Patients with mild to moderate atopic dermatitis (AD) who were treated with topical brepocitinib had a significant improvement in their Eczema Area and Severity Index score at 6 weeks compared with a group that received vehicle, in a recently published study.
The investigators said that brepocitinib, an investigational dual tyrosine kinase 2 (TYK2) and Janus kinase 1 (JAK1) inhibitor, was effective and well tolerated in patients with mild to moderate AD based on improvements in multiple measures, including Eczema Area and Severity Index (EASI) total score and Investigator Global Assessment (IGA) responder rates. Brepocitinib also reduced pruritus symptoms as early as 2 days after the start of treatment, they noted.
“This study supports the further evaluation of topical brepocitinib as a novel treatment for mild to moderate AD,” Megan N. Landis, MD, of the department of medicine at the University of Louisville (Ky.) and colleagues wrote in the study published in the British Journal of Dermatology.
They evaluated brepocitinib in a phase 2b, double-blind, dose-ranging study where 292 patients were randomized to receive brepocitinib once daily (brepocitinib 0.1%, 0.3%, 1.0%, 3.0%) or twice daily (brepocitinib 0.3%, 1.0%), or vehicle for 6 weeks. At 6 weeks, the researchers assessed EASI total score as a primary outcome, an IGA score of 0 or 1 as a secondary outcome. The mean age of the patients was 40 years (range, 13-74), almost 60% were White, 17.5% were Black, and about 20% were Asian.
Compared with the corresponding once-daily vehicle group (least squares mean reduction of –44.4; 90% confidence interval, –57.3 to –31.6) and the twice-daily vehicle group (LSM, –47.6; 90% CI, –57.5 to –37.7), the brepocitinib 1% once-daily group (LSM, –70.1; 90% CI, –82.1 to –58.0) and twice-daily group (LSM, –75.0; 90% CI, –83.8 to –66.2) had significant percentage reductions in EASI total score compared with baseline at 6 weeks. Patients in the other brepocitinib dose groups had nonsignificant reductions in EASI from baseline.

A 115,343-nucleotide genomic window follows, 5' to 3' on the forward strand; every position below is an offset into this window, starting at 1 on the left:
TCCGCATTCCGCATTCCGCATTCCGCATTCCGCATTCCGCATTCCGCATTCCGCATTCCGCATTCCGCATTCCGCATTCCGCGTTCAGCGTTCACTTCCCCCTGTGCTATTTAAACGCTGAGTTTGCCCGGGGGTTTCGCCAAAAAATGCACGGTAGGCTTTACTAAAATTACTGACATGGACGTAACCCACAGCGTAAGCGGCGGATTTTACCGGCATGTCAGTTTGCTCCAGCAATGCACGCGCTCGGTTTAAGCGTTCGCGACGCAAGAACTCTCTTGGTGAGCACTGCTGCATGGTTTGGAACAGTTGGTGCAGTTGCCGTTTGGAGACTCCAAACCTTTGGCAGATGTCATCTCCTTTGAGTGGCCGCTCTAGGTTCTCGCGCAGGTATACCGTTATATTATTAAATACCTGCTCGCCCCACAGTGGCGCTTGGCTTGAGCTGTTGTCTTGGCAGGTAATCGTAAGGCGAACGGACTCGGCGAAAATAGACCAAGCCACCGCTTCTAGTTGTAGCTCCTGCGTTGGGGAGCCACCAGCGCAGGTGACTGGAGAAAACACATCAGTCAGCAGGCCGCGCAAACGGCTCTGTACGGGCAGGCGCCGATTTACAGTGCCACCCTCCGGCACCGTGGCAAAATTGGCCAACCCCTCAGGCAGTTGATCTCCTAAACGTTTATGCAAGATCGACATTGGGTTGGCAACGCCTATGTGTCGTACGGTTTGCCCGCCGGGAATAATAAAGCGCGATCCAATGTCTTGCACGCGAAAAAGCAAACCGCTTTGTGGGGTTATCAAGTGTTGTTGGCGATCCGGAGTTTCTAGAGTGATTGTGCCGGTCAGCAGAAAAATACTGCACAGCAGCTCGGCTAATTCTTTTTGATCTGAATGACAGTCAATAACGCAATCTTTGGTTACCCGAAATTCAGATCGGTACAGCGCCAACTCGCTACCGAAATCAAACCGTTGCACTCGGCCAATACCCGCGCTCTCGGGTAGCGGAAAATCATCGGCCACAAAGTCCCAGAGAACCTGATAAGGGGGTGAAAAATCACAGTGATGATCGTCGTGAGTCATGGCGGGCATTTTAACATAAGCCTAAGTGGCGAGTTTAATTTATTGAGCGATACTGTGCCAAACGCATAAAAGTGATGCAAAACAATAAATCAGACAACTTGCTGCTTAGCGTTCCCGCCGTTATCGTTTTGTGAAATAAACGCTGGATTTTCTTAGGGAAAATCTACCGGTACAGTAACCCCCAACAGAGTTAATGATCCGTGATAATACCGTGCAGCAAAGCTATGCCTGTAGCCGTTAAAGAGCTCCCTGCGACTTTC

Regarding secondary outcomes, a significantly higher percentage of patients in five of the six active treatment groups who achieved an IGA score of 0 or 1 and at least a 2-point reduction in IGA score in the once-daily brepocitinib 0.1% group (29.7%; 90% CI, 18.5%-43.3%), 0.3% group (33.3%; 90% CI, 21.3%-47.0%), 1.0% group (40.5%; 90% CI, 28.0%-54.4%), 3.0% group (44.4%; 90% CI, 30.2%-59.1%), and brepocitinib 0.3% twice-daily group (33.3%; 90% CI, 21.3%-47.0%) compared with the once-daily (10.8%; 90% CI, 4.8%-22.2%) and twice-daily (13.9%; 90% CI, 6.9%-25.4%) vehicle groups.
The study authors noted that 37.0% of patients overall experienced treatment-emergent adverse events (TEAEs), with most TEAEs occurring in the once-daily vehicle (48.6%), twice-daily vehicle (47.2%), and brepocitinib 0.1% (45.9%) groups. Adverse events were not considered dose dependent, and no group had any serious TEAEs or deaths.
Nasopharyngitis and worsening AD were the most common TEAEs reported, with about 8% of those in the vehicle groups experiencing worsening AD.
Brepocitinib is also currently being developed as a treatment for dermatomyositis, systemic lupus erythematosus, hidradenitis suppurativa, and noninfectious uveitis by Priovant Therapeutics, a company founded by Pfizer and Roivant Sciences.
In September 2021, the Food and Drug Administration approved topical ruxolitinib cream for the treatment of patients with mild to moderate atopic dermatitis aged 12 years and older, the first topical JAK inhibitor approved for AD.
This study was sponsored by Pfizer. The authors reported personal and institutional relationships in the form of investigator positions, fees, honoraria, research grants, employee positions, and holding stock or shares for a variety of pharmaceutical, life science, and biotechnology companies.
This article originally appeared on MDedge.com, part of the Medscape Professional Network.
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